2010 Round of 16 10th 4 2 0 2 3 5
2014 Round of 16 9th 4 2 1 1 6 4
2018 To be determined
2022
Total Third Place 9/20 33 11 7 15 40 49

Record by opponent

FIFA World Cup matches (by team)
Opponent Wins Draws Losses Total Goals Scored Goals Conceded
 Algeria 0 0 1 1 2 3
 Argentina 0 0 1 1 1 3
 Australia 1 1 0 2 3 1
 Austria 0 1 1 2 1 2
 Brazil 0 1 3 4 4 12
 Cameroon 0 1 0 1 1 1
 East Germany 0 1 0 1 1 1
 England 0 0 1 1 0 2
 France 1 0 0 1 1 0
 Germany 0 0 3 3 1 7
 Honduras 1 0 0 1 1 0
 Italy 1 1 1 3 4 4
 Mexico 1 0 0 1 3 0
 Netherlands 0 0 1 1 0 2
 North Korea 0 1 0 1 1 1
 Soviet Union 1 0 1 2 3 3
 Spain 1 0 2 3 3 4
  Switzerland 2 0 0 2 4 1
 United States 1 0 0 1 5 2
 Yugoslavia 1 0 0 1 1 0

FIFA Confederations Cup

FIFA Confederations Cup record
Year Round Position Pld W D L GF GA
1992 Did Not Qualify
1995
1997
1999
2001
2003
2005
2009
2013
2017 Qualified
2021 To be determined
Total

Copa América

South American Championship record
Year Round Position Pld W D L GF GA
1916 Fourth Place 4th 3 0 1 2 2 11
1917 Fourth Place 4th 3 0 0 3 0 10
1919 Fourth Place 4th 3 0 0 3 1 12
1920 Fourth Place 4th 3 0 1 2 2 4
1921 Withdrew
1922 Fifth Place 5th 4 0 1 3 1 10
1923 Withdrew
1924 Fourth Place 4th 3 0 0 3 1 10
1925 Withdrew
1926 Third Place 3rd 4 2 1 1 14 6
1927 Withdrew
1929 Did not participate
1935 Fourth Place 4th 3 0 0 3 2 7
1937 Fifth Place 5th 5 1 1 3 12 13
1939 Fourth Place 4th 4 1 0 3 8 12
1941 Third Place 3rd 4 2 0 2 6 3
1942 Sixth Place 6th 6 1 1 4 4 15
1945 Third Place 3rd 6 4 1 1 15 5
1946 Fifth Place 5th 5 2 0 3 8 11
1947 Fourth Place 4th 7 4 1 2 14 13
1949 Fifth Place 5th 7 2 1 4 10 14
1953 Fourth Place 4th 6 3 1 2 10 10
1955 Runners-up 2nd 5 3 1 1 19 8
1956 Runners-up 2nd 5 3 0 2 11 8
1957 Sixth Place 6th 6 1 1 4 9 17
1959 Fifth Place 5th 6 2 1 3 9 14
1959 Did not participate
1963
1967 Third Place 3rd 5 2 2 1 8 6
Total Runners-up 22/29 171 33 15 55 166 219
Copa América record
Year Round Position Pld W D L GF GA
1975 Group Stage 6th 4 1 1 2 7 6
1979 Runners-up 2nd 9 4 3 2 13 6
1983 Group Stage 5th 4 2 1 1 8 2
1987 Runners-up 2nd 4 3 0 1 9 3
1989 Group Stage 5th 4 2 0 2 7 5
1991 Third Place 3rd 7 3 2 2 11 6
1993 Group Stage 7th 3 1 0 2 3 4
1995 Group Stage 9th 3 0 1 2 3 8
1997 Group Stage 9th 3 0 0 3 1 5
1999 Fourth Place 4th 6 2 1 3 8 7
2001 Quarter-Finals 7th 4 2 0 2 5 5
2004 Group Stage 10th 3 0 1 2 2 4
2007 Quarter-Finals 8th 4 1 1 2 4 11
2011 Quarter-Finals 5th 4 2 1 1 5 4
2015 Champions 1st 6 4 2 0 13 4
2016 To be determined
2019
Total 1 Title 15/15 68 27 14 27 99 80

Summer Olympics Record

Olympics Record
Year Host Result GP W D L GS GA
1896 Athens No Football Tournament
1900 Paris Did Not Participate
1904 St. Louis
1908 London
1912 Stockholm
1920 Antwerp
1924 Paris
1928 Amsterdam Consolation Final 3 1 1 1 7 7
1932 Los Angeles No football tournament
1936 Berlin Withdrew
1948 London Did Not Participate
1952 Helsinki First Stage 1 0 0 1 4 5
1956 Melbourne Did Not Participate
1960 Rome Did Not Qualify
1964 Tokyo
1968 Mexico City
1972 Munich
1976 Montreal
1980 Moscow
1984 Los Angeles Quarter-finals 4 1 2 1 2 2
1988 Seoul Did Not Qualify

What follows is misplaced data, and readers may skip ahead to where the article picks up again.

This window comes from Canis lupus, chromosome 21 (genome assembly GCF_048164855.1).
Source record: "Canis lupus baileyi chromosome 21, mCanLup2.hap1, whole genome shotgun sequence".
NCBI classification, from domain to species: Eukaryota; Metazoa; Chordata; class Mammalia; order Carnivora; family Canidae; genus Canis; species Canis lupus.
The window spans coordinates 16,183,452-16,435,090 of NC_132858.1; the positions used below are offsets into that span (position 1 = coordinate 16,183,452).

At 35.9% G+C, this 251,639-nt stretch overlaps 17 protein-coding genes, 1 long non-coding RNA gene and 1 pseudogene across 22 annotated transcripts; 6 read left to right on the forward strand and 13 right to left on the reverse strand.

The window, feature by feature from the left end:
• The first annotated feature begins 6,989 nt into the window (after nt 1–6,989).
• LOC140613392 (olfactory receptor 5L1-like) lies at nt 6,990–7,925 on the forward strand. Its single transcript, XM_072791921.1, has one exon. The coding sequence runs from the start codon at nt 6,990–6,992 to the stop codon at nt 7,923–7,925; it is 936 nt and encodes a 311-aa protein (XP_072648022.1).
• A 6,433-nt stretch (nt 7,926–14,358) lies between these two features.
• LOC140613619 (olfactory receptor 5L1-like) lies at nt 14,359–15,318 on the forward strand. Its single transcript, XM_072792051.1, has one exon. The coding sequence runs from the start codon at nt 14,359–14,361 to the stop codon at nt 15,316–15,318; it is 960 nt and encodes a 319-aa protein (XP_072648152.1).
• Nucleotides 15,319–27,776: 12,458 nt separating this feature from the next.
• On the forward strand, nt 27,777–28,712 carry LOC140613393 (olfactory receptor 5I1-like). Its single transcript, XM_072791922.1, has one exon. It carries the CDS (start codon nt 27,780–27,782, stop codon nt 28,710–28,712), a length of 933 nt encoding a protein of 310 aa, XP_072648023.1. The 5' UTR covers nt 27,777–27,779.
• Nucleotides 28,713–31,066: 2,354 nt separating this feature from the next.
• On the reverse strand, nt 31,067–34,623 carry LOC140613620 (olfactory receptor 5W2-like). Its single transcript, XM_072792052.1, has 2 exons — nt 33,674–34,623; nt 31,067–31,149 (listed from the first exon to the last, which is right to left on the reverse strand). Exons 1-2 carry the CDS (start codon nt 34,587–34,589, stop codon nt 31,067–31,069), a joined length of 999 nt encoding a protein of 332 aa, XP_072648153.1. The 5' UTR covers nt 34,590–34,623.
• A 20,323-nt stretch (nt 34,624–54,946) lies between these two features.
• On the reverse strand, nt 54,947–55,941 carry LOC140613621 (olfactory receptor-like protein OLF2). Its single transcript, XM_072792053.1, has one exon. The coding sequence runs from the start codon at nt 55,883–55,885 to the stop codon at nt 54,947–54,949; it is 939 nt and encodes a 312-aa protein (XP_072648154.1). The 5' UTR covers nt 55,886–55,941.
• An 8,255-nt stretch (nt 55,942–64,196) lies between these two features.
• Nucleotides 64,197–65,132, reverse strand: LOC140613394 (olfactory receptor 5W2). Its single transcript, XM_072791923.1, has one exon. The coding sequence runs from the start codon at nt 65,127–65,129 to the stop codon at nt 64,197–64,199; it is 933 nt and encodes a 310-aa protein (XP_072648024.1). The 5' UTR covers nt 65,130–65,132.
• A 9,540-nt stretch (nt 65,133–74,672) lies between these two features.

1992 Barcelona
1996 Atlanta
2000 Sydney Third Place 6 4 0 2 14 6
2004 Athens Did Not Qualify
2008 Beijing
2012 London
2016 Rio de Janeiro
Total 4/24 14 6 3 5 27 20

Pan American Games

Pan American Games record
Year Round Position Pld W D L GF GA
1951 Third place 3rd 4 1 2 1 8 6
1955 and 1959 Did not participate
1963 Third place 3rd 4 2 1 1 12 6
1967 to 1979 Did not participate
1983 Round 1 3 1 2 0 3 2
1987 Runners-up 2nd 5 2 2 1 6 6
1991 Did not participate
1995 Quarterfinals 4 1 1 2 3 6
1999 to 2011 Did not participate
Total Runners-up 5/15 20 7 8 5 32 26

Honours

FIFA World Cup
  • Third place (1): 1962
Copa América
Panamerican Championship
  • Runners-up (1): 1952

Notes

  • In 2010, Chicago-based rock band Manwomanchild released the song "Chile La Roja" in support of Chile's 2010 World Cup team.[16][17][18]

See also

References

  1. ^ Fifa.com, Comparison of Armenia and Chile
  2. ^ After 1988, the tournament has been restricted to squads with no more than 3 players over the age of 23, and these matches are not regarded as part of the national team's record, nor are caps awarded.
  3. ^ IFFHS, ed. (2010). "Chile: Full "A" internationals (1910)". IFFHS. Retrieved 9 December 2010. 
  4. ^ Confederación Sudamericana de Fútbol
  5. ^ (Spanish) http://revista.guachacas.cl/Epi_mundial30.html
  6. ^ "Chile blacklist six Copa players". BBC Sport. 11 July 2007. Retrieved 2007-07-12. 
  7. ^ "Chile name Bielsa as new coach". Retrieved 9 July 2015. 
  8. ^ (Spanish) http://www.emol.com/noticias/deportes/detalle/detallenoticias.asp?idnoticia=251738
  9. ^ C. Barrera y M. Parker, ed. (24 April 2015). "Nike vestirá a la Roja hasta el Mundial de Rusia de 2022".  
  10. ^ "Estadio Nacional de Chile". The Stadium Guide. Retrieved 9 July 2015. 
  11. ^ "NÓMINA DE LA SELECCIÓN CHILENA PARA LAS PRIMERAS DOS FECHAS DE LAS CLASIFICATORIAS". www.anfp.cl. Retrieved 23 September 2015. 
  12. ^ "NÓMINA LOCAL DE LA SELECCIÓN CHILENA PARA LOS JUEGOS ANTE BRASIL Y PERÚ". www.anfp.cl. Retrieved 4 October 2015. 
  13. ^ "JUGADOR LIBERADO DE LA CONVOCATORIA DE LA SELECCIÓN CHILENA". www.anfp.cl. Retrieved 12 October 2015. 
  14. ^ http://www.fifa.com/worldcup/matches/round=276453/match=300336829/index.html
  15. ^ http://www.fifa.com/worldcup/matches/round=276453/match=300336832/index.html
  16. ^ "La pegajosa canción que alienta a Chile en inglés". Il Mercurio (in Spanish). 2010-06-21. Retrieved 2010-06-29. 
  17. ^ "Top: La Roja tiene himno anglo". Las Últimas Noticias (in Spanish). 2010-06-23. Retrieved 2010-06-29. 
  18. ^ "La Roja de Bielsa ahora tiene un himno en versión anglo". La Nación (in Spanish). 2010-06-23. Retrieved 2010-06-29. 

External links

  • The official Chilean Football Association web site
  • RSSSF archive of results 1910–2003
  • RSSSF archive of most capped players and highest goalscorers
  • El Almanaque de Futbol de la Red
Preceded by
2011 Uruguay 
Copa América Champions
2015 (1st title)
Succeeded by
Incumbents